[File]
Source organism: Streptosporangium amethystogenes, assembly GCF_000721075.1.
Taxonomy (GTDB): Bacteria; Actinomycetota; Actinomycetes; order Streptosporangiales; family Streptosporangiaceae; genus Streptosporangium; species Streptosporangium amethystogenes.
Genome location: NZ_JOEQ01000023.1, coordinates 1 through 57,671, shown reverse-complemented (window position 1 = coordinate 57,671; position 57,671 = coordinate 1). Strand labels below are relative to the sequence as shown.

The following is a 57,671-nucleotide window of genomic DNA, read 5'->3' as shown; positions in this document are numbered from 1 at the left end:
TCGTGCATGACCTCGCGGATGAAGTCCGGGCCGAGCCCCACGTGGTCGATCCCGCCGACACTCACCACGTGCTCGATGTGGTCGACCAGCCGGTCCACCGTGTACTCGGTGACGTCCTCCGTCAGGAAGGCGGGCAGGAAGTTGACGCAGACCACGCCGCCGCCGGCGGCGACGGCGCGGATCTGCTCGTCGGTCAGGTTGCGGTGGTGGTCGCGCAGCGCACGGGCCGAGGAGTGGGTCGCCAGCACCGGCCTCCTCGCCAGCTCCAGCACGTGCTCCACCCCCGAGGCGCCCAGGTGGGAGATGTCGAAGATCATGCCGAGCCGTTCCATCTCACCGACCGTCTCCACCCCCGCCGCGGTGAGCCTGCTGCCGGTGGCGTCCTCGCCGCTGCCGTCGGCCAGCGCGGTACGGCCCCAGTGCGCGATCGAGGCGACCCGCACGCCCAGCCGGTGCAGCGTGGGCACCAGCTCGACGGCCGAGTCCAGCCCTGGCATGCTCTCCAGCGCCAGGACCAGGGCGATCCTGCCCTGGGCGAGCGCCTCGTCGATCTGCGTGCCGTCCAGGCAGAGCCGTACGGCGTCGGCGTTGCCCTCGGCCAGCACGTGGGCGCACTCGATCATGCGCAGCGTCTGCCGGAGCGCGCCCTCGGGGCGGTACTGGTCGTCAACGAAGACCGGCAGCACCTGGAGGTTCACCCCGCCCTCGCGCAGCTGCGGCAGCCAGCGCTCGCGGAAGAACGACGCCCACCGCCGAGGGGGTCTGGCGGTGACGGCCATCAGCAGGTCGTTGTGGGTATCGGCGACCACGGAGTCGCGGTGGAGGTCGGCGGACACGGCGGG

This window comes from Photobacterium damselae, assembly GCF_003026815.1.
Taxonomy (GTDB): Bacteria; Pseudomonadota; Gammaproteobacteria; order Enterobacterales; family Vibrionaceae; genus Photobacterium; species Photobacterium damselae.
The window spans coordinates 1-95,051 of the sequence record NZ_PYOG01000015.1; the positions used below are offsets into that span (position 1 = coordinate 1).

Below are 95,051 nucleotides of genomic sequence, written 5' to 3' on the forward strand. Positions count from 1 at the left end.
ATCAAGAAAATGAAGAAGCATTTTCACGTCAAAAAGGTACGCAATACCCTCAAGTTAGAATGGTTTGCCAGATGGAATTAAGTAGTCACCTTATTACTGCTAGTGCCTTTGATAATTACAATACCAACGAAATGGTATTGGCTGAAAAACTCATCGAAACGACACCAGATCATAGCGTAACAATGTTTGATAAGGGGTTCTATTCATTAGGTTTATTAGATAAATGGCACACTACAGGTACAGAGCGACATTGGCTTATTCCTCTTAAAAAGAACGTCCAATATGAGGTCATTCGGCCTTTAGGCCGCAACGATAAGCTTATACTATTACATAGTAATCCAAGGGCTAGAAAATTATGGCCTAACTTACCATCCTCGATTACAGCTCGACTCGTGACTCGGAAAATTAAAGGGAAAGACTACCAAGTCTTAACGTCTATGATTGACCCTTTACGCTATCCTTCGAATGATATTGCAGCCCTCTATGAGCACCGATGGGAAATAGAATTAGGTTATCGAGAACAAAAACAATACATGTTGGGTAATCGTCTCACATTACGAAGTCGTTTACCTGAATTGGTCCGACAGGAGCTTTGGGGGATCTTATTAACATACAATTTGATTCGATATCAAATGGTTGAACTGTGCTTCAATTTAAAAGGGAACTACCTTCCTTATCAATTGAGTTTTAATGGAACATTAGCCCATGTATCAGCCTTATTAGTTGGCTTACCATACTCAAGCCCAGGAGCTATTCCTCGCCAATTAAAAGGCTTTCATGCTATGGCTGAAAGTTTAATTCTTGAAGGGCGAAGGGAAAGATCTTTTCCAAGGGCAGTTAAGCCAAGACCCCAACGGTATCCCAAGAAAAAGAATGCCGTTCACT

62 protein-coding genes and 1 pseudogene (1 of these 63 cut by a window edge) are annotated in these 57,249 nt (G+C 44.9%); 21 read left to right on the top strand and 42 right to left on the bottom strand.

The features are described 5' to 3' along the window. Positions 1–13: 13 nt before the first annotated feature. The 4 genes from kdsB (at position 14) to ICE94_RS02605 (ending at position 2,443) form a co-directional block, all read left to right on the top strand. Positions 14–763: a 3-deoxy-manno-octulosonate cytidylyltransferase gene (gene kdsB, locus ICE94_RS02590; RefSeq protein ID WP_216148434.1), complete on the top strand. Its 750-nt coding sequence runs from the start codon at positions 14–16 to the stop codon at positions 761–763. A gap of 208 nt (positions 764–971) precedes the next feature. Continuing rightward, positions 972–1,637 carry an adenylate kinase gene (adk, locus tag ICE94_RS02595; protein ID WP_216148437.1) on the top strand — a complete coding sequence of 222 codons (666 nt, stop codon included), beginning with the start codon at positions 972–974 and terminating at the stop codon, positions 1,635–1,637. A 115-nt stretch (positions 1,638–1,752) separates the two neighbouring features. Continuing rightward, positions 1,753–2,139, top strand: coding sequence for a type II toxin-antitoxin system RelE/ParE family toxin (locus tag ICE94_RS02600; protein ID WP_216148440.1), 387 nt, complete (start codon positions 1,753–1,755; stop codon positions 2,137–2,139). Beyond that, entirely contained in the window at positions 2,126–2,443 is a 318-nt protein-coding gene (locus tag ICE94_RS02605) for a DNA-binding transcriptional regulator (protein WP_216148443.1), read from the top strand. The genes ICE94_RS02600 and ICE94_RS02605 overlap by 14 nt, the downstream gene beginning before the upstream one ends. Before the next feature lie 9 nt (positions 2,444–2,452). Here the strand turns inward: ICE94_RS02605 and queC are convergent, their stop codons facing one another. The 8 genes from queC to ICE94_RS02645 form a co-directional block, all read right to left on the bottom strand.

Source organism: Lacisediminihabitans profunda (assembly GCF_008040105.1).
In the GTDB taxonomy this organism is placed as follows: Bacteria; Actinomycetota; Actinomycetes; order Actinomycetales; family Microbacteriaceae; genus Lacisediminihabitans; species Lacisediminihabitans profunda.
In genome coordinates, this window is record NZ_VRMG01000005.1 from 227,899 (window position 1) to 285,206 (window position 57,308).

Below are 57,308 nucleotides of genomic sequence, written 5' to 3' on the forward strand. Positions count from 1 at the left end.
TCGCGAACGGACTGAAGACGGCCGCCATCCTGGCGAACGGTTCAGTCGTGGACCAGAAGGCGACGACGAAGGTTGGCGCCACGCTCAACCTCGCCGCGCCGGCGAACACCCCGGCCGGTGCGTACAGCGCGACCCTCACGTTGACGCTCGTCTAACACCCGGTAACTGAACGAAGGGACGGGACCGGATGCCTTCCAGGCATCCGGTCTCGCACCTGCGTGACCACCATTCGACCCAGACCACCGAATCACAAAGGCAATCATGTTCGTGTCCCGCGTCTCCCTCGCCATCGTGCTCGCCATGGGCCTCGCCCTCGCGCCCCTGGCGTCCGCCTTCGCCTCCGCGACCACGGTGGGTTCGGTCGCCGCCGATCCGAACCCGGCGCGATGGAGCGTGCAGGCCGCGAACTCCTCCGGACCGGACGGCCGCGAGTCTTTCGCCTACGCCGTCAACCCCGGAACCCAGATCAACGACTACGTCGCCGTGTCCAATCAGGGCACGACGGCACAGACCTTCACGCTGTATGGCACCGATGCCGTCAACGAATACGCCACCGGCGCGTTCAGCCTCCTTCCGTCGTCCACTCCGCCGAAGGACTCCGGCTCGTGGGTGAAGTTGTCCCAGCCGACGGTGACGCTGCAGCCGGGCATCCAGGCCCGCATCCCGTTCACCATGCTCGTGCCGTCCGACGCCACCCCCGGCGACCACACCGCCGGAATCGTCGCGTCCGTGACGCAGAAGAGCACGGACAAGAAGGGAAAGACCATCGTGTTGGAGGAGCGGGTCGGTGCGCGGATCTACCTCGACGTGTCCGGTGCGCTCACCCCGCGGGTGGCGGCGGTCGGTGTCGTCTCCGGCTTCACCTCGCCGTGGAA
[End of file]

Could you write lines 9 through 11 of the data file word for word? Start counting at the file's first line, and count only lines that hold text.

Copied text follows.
Below are 95,051 nucleotides of genomic sequence, written 5' to 3' on the forward strand. Positions count from 1 at the left end.
ATCAAGAAAATGAAGAAGCATTTTCACGTCAAAAAGGTACGCAATACCCTCAAGTTAGAATGGTTTGCCAGATGGAATTAAGTAGTCACCTTATTACTGCTAGTGCCTTTGATAATTACAATACCAACGAAATGGTATTGGCTGAAAAACTCATCGAAACGACACCAGATCATAGCGTAACAATGTTTGATAAGGGGTTCTATTCATTAGGTTTATTAGATAAATGGCACACTACAGGTACAGAGCGACATTGGCTTATTCCTCTTAAAAAGAACGTCCAATATGAGGTCATTCGGCCTTTAGGCCGCAACGATAAGCTTATACTATTACATAGTAATCCAAGGGCTAGAAAATTATGGCCTAACTTACCATCCTCGATTACAGCTCGACTCGTGACTCGGAAAATTAAAGGGAAAGACTACCAAGTCTTAACGTCTATGATTGACCCTTTACGCTATCCTTCGAATGATATTGCAGCCCTCTATGAGCACCGATGGGAAATAGAATTAGGTTATCGAGAACAAAAACAATACATGTTGGGTAATCGTCTCACATTACGAAGTCGTTTACCTGAATTGGTCCGACAGGAGCTTTGGGGGATCTTATTAACATACAATTTGATTCGATATCAAATGGTTGAACTGTGCTTCAATTTAAAAGGGAACTACCTTCCTTATCAATTGAGTTTTAATGGAACATTAGCCCATGTATCAGCCTTATTAGTTGGCTTACCATACTCAAGCCCAGGAGCTATTCCTCGCCAATTAAAAGGCTTTCATGCTATGGCTGAAAGTTTAATTCTTGAAGGGCGAAGGGAAAGATCTTTTCCAAGGGCAGTTAAGCCAAGACCCCAACGGTATCCCAAGAAAAAGAATGCCGTTCACT

62 protein-coding genes and 1 pseudogene (1 of these 63 cut by a window edge) are annotated in these 57,249 nt (G+C 44.9%); 21 read left to right on the top strand and 42 right to left on the bottom strand.